If you are not an athlete competing on a school team but would like to be more active, you might consider taking up some sport simply as a healthy habit. However, you probably have difficulty deciding which one is the best for you. Since you are reading this, one doesn't have to be a Sherlock to deduce that. On the other hand, you could read this just for fun and to confirm once more that the sport you do is the right fit. Whichever that is, I hope this post will be of use. Here is what you should consider when choosing the sport for yourself.
The most important thing to consider is your expectations. What do you want from this activity? Slimming down, beefing up, building leg strength, exercising your cardiovascular system, improving balance, agility, posture, or just a light-level activity to stay healthy? Once you realize what you want from the sport, it is easier to research fitting options to consider. If your goal is to build muscle, weight lifting is better. If you want to cope with the stress of studying and counteract the adverse effects of a sedentary lifestyle, Pilates might be the answer. If you wish to slim down, choose running or cycling.
As an experienced essay writer, I should've left this bummer till last to keep the intrigue, but I'd rather get the biggest doozy out of the way as quickly as possible. Before you set your heart on any option, be realistic for a moment and consider what is available in your school, area, and climate. Because no matter how enthusiastic you feel about netball, when you have to travel three hours by car to the nearest club, that's bound to chill your zeal. Also, if you live somewhere where it snows from September to April, waterskiing might not be the most fortunate of hobbies. You get the idea.
Are you competitive or cooperative? Lone star or team player? Quiet home-bird or chirpy and outdoorsy? Aggressive or conflict-averse? Love freedom or value structure? It's essential to choose something you will genuinely enjoy not only on a physical but on an emotional level as well. As a nature lover, you will enjoy rock climbing, mountain biking, and hiking. If you love nothing best than interacting with other people, choose team sports that give you a sense of camaraderie. If you don't mind a bit of rough-and-tumble, choose contact sports. If sweat and messiness repulse you, there is always something elegant and refined, such as archery or fencing.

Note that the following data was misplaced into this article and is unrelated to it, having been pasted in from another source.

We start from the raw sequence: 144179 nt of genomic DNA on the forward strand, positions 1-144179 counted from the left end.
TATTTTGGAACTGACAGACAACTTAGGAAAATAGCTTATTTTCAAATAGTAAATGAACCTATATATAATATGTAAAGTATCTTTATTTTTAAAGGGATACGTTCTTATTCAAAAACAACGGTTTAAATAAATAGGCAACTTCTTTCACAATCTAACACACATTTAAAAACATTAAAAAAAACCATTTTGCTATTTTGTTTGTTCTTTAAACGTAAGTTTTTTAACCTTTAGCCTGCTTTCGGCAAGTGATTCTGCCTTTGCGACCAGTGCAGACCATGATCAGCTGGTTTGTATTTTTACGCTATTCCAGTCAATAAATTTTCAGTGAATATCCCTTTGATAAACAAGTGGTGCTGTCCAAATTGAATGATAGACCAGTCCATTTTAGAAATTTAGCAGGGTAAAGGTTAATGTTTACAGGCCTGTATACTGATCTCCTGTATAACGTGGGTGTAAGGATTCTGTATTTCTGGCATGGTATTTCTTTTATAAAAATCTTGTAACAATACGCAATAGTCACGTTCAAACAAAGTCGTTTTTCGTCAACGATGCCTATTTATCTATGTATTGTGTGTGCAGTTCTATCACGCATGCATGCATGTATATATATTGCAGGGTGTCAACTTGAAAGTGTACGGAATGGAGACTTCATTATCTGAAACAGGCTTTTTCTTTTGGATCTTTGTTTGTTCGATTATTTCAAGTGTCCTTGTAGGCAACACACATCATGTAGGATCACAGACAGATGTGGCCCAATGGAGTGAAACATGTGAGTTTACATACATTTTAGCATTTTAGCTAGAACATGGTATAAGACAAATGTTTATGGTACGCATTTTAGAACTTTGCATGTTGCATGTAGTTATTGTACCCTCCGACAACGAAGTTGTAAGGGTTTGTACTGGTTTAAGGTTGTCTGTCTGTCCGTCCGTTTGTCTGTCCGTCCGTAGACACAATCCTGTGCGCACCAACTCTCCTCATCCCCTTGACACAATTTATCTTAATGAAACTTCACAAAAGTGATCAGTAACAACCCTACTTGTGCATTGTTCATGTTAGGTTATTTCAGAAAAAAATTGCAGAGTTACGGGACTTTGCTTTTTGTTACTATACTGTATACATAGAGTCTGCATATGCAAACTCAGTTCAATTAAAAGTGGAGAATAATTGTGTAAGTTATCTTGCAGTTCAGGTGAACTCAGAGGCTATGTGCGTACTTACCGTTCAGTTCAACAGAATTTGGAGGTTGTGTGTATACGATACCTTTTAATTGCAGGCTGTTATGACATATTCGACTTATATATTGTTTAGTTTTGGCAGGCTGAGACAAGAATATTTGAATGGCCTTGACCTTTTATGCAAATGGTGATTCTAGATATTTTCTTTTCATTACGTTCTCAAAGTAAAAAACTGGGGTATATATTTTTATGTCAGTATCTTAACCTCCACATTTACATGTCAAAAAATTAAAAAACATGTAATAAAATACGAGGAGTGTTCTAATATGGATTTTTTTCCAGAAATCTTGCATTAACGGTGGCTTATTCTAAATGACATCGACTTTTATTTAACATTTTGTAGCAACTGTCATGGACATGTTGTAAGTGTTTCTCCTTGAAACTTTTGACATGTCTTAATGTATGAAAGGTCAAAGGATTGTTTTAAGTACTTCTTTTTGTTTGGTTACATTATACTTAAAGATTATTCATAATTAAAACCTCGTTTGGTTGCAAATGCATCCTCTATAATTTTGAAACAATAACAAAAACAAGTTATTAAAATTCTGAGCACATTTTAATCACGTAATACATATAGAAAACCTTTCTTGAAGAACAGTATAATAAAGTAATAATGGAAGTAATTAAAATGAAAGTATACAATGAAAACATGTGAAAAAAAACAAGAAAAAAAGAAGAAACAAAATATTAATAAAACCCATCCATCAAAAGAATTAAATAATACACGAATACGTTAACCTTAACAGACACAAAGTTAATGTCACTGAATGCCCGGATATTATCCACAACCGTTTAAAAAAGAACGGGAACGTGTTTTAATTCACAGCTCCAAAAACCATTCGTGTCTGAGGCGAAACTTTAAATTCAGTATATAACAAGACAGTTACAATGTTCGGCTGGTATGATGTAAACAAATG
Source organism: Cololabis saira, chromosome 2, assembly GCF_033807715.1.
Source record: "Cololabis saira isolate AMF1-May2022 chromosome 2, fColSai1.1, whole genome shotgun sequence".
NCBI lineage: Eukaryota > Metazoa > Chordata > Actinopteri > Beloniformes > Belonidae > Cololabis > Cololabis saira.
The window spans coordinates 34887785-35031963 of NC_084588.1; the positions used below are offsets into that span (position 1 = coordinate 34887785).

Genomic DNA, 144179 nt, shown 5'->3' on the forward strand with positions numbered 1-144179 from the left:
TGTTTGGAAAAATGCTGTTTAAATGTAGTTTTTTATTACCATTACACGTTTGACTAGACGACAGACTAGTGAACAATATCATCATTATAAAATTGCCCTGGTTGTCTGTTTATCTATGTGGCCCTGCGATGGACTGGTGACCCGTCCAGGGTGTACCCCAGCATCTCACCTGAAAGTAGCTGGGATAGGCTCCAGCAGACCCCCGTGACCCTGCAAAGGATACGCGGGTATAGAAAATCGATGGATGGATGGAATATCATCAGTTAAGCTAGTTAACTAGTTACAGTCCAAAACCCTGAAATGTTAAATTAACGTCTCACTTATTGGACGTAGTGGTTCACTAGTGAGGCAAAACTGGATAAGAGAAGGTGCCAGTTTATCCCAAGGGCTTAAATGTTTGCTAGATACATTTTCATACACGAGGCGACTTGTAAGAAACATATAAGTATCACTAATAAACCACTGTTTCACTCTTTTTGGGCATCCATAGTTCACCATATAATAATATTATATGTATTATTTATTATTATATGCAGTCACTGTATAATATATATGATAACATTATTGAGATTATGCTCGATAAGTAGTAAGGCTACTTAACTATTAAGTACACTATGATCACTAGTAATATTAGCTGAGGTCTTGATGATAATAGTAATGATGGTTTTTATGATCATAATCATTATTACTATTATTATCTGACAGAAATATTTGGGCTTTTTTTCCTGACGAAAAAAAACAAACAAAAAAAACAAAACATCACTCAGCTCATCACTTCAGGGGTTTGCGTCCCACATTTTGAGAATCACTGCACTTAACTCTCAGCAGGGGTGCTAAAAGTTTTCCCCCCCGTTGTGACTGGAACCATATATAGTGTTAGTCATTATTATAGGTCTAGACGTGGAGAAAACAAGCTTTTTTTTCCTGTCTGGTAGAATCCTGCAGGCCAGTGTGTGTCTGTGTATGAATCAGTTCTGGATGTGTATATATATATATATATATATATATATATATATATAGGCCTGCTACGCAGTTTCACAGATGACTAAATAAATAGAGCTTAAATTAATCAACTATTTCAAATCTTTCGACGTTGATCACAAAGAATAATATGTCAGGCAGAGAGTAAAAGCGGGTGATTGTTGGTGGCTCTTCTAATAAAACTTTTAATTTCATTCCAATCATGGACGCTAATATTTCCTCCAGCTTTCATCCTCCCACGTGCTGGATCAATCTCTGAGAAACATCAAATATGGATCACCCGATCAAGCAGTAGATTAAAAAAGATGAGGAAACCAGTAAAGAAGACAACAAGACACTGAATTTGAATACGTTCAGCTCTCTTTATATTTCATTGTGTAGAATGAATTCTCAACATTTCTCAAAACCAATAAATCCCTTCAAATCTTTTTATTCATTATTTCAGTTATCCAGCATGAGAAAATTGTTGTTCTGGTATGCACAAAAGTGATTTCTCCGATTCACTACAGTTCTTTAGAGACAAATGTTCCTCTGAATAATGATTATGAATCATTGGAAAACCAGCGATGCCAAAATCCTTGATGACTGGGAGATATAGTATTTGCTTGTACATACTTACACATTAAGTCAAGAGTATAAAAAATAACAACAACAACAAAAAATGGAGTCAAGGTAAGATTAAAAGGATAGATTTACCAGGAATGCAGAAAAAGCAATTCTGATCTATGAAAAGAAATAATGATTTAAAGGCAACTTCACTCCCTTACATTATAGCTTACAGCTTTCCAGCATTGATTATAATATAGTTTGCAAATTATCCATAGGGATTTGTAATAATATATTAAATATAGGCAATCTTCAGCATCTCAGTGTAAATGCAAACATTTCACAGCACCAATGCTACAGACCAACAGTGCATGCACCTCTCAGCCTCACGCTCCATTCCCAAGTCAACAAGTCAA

That said, there is nothing wrong with a bit of challenge. Try out different things and see. You might surprise yourself and discover a side you have never suspected you had all along.
Your lifestyle preferences
Which sport to choose also depends on the amount of time you are willing to devote weekly to actually practicing sports, maintaining shape, looking after the gear, getting to the gym, etc. Carefully consider your school schedule and the time you need for studying and revising. Otherwise, you might find yourself in a situation where you have to hire a paper helper to make some time for the team practice.
Yoga and jogging are among the most low-maintenance activities if you need something casual. All you have to do is to slip into comfy clothes when you feel like it and take a few laps around the block or sit down on the mat in the privacy of your room.
Money is also a thing to consider. Sports like equestrian, sailing, figure skating, golf, and curling will require you to invest considerable sums into the equipment and training grounds to hire. However, it's always possible to do sports without splashing out on expensive equipment. For example, swimming, hiking, dancing, and soccer are relatively low-cost sports. You can also start working out with a skipping rope or a pull-up bar at home at a next-to-nothing cost.